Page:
Debt statistics 2017

Overall international debt burden (% of GDP)20
Government payments on foreign debt (% of revenue)2.2
Government foreign debt (% of GDP)47
Private foreign debt (% of GDP)No data
IMF and World Bank debt cancellation ($ billions)5
Country case studiesYes

Country case study

Liberia’s debt came from reckless lending in the 1970s, and loans to prop-up dictator Samuel Doe during the Cold War. In the 1990s and 2000s, the country was ravaged by civil war, whilst the government defaulted on its debts. With the end of the war, between 2008 and 2010 Liberia went through the Heavily Indebted Poor Countries process, and had a large amount of its debt cancelled. This did not include private creditors. Two vulture funds tried to sue Liberia for $20 million in British courts. However, an Act of Parliament introduced thanks to campaigning by Jubilee Debt Campaign led this payment to be reduced to $1 million.  

Liberia’s debt large debt was first created in the 1970s as part of the boom in lending due to deregulation of finance in Europe and the US, and the high levels of ‘petro-dollars’ in western banks due to oil price spikes. Liberia’s debt to private banks increased from $30 million in 1970 to over $150 million in 1979.

At the end of the 1970s the US hiked up interest rates and the price of commodities collapsed causing a bust across Latin America and Africa. From growing quickly in the 1970s, Liberia’s economy stagnated with these shocks and the debt increased from 50 per cent of national income in 1979 to over 100 per cent by 1986. The new lending was effectively bailout loans from foreign governments and international institutions to pay-off private lenders. The percentage of debt owed to foreign banks fell from 35 per cent in 1979 to 20 per cent by 1985, replaced by debt owed to the IMF and World Bank.

In the early to mid 1980s Liberia’s debt repayments were the equivalent of 30 per cent of the country’s earnings from exports; a huge burden of money flooding out of the country.

In 1980 Samuel Doe headed a military coup. An ally of the US during the Cold War, the US gave significant financial and military backing to Doe, whilst corruption and political repression increased. In 1989 Charles Taylor launched an insurrection to try to overthrow Doe’s government, which created Liberia’s first civil war. A peace deal in 1995 led to Taylor becoming president in 1997. Under Taylor Liberia became seen as a parish state internationally. In 1999 a second civil war began, ending in 2003 when Taylor fled into exile. In 2005, Ellen Johnson-Sirleaf was elected president and later received the nobel peace prize.

Liberia defaulted on its debt payments for much of the civil war; the notional debt stood at 300 per cent of national income in 2003. There were sporadic repayments, especially of tens of millions of dollars in the mid-1990s.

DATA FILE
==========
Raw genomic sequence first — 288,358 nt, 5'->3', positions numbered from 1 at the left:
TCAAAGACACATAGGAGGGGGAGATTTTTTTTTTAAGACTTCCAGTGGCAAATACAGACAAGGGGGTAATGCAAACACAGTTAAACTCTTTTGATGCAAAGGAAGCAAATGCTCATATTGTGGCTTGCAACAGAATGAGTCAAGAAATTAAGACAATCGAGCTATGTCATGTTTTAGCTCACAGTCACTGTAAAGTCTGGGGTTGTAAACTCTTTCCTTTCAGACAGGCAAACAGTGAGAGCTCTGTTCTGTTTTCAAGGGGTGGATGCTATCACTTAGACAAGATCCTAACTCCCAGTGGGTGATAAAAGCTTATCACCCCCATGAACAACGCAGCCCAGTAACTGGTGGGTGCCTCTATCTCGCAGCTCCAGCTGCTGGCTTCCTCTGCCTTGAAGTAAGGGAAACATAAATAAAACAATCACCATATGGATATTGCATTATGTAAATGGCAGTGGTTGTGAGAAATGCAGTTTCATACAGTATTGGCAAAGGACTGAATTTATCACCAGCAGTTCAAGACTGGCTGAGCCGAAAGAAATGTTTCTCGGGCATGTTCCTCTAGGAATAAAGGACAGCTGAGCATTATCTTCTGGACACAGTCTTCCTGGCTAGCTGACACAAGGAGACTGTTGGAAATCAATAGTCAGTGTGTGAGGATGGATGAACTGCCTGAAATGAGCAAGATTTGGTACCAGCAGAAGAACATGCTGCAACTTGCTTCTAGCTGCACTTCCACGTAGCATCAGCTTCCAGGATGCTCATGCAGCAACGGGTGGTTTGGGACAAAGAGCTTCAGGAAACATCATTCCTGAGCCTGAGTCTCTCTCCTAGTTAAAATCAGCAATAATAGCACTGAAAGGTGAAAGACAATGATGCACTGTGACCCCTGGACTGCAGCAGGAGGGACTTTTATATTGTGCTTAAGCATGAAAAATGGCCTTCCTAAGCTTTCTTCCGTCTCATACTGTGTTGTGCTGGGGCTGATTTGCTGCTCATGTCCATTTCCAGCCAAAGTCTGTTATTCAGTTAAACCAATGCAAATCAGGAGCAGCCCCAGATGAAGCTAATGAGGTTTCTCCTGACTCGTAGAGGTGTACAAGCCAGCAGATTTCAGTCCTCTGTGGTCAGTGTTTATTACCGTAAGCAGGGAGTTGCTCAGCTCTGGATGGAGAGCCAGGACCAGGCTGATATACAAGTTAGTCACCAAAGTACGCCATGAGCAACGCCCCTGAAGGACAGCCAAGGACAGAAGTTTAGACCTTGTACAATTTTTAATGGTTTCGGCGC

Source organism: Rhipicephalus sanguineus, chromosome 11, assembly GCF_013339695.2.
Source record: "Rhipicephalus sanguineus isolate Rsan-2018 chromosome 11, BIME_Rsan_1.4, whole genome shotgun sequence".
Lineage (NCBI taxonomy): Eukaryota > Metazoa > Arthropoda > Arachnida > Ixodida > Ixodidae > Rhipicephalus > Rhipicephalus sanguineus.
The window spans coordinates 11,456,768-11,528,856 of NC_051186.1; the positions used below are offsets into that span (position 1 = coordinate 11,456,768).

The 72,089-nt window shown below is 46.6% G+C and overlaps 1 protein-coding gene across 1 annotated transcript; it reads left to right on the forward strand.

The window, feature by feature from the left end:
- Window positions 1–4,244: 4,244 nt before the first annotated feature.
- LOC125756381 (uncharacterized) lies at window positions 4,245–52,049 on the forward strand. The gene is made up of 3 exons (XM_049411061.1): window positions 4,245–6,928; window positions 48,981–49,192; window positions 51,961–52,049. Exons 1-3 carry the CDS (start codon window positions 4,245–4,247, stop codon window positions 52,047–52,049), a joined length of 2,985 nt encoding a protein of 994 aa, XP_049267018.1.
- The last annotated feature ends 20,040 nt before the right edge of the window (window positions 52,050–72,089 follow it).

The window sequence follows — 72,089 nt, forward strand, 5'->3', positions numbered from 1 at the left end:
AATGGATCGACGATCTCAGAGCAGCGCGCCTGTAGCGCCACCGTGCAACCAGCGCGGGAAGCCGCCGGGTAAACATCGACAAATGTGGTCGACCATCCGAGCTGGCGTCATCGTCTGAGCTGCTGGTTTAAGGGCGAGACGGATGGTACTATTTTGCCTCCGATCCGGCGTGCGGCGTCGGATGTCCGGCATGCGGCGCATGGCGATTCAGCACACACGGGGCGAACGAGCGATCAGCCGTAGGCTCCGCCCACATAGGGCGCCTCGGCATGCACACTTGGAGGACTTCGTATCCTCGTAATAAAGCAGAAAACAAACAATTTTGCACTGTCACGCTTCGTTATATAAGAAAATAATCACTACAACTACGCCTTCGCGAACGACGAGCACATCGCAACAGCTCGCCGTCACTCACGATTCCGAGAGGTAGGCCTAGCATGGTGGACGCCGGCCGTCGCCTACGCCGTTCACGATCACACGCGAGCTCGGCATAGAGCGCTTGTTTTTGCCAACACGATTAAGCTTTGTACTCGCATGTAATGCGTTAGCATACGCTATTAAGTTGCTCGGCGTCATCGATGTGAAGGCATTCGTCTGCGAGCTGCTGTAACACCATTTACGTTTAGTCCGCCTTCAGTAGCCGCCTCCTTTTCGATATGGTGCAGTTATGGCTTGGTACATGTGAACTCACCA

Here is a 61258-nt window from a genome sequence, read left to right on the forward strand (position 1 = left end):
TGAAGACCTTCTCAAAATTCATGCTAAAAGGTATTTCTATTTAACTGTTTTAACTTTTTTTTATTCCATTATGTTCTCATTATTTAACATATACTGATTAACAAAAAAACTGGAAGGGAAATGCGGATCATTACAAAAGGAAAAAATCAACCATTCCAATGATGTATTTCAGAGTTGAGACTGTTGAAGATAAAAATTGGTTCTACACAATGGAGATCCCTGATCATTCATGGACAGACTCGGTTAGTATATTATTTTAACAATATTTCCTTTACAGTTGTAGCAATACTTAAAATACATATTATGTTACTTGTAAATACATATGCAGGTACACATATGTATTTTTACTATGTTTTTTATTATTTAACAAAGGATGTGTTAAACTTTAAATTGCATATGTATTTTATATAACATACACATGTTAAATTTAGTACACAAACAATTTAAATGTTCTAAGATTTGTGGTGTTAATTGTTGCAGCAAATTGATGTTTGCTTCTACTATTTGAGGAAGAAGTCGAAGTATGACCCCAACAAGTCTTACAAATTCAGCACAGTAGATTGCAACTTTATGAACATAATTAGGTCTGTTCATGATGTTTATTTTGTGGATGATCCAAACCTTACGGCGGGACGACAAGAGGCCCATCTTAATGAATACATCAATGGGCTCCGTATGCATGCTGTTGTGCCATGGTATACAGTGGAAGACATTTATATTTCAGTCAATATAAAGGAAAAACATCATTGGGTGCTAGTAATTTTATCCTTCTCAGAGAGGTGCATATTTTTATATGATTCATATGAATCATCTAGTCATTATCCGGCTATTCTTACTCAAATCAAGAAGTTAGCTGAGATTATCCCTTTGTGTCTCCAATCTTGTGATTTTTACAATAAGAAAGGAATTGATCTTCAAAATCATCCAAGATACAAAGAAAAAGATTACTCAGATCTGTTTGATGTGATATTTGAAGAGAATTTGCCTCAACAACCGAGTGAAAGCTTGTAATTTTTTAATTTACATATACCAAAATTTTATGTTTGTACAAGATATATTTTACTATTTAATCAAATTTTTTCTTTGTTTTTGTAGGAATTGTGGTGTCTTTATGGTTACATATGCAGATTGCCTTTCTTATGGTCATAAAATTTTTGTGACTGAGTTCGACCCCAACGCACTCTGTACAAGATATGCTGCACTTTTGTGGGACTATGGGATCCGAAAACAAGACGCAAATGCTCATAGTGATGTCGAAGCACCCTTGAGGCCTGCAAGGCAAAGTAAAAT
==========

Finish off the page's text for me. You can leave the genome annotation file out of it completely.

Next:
Liberia was admitted to the Heavily Indebted Poor Countries initiative in 2008, leading to it having much of its debt cancelled in 2010. To qualifying for debt cancellation, Liberia had to start making payments on debts it had been in default on, leading to a huge increase in payments. Normally under HIPC’s rules, Liberia would have had to take out new loans to pay defaulted old debts, and the new loans would not have been cancelled. International campaigning led to this largely not happening in Liberia’s case, and the debt was cut to 10 per cent of national income in 2010.

In 1978 the US Chemical Bank had lent Liberia $6.5 million. The ‘ownership’ of this debt was sold many times, especially once repayments on it stopped during the civil wars. Traders effectively saw it as unlikely the debt would ever be paid. It ended up in the hands of two vulture funds – Hamseh Investments and Wall Capital. In 2009, the two funds sued Liberia in the UK for $20 million and won the case. In 2010, an Act of Parliament was passed thanks to Jubilee Debt Campaign which limited payments to vulture funds in cases such as Liberia. In late 2010 an out-of-court settlement was reached for just $1 million.

Reacting to the passing of the Act of Parliament, President Johnson Sirleaf said: “Bravo! We’ve been waiting for a parliament or an assembly to take this kind of hard decision to be able to bring these funds into reason. Maybe the US Congress … will pick up this gauntlet and will follow the example of Britain and move that — because it’s just so unfair to poor countries.”

The IMF estimates Liberia’s debt in 2012 is 13 per cent of national income, but predicts it will increase rapidly to 25 per cent of national income by 2016 and 30 per cent by 2020. Debt payments are predicted to use up 2 per cent of government revenue a year over this period. This assumes the economy will grow by more than 7 per cent over the next few years.

The IMF says even if Liberia is hit by an extreme economic ‘shock’ (such as drought, flood, world wide recession or change in important commodity prices) debt payments would only use up 5 per cent of government revenue. However, over recent years, 12 per cent of countries analysed by the IMF have had more extreme economic shocks than the IMF’s predicted extreme. Most of the lending to Liberia in recent years is from the IMF and World Bank.

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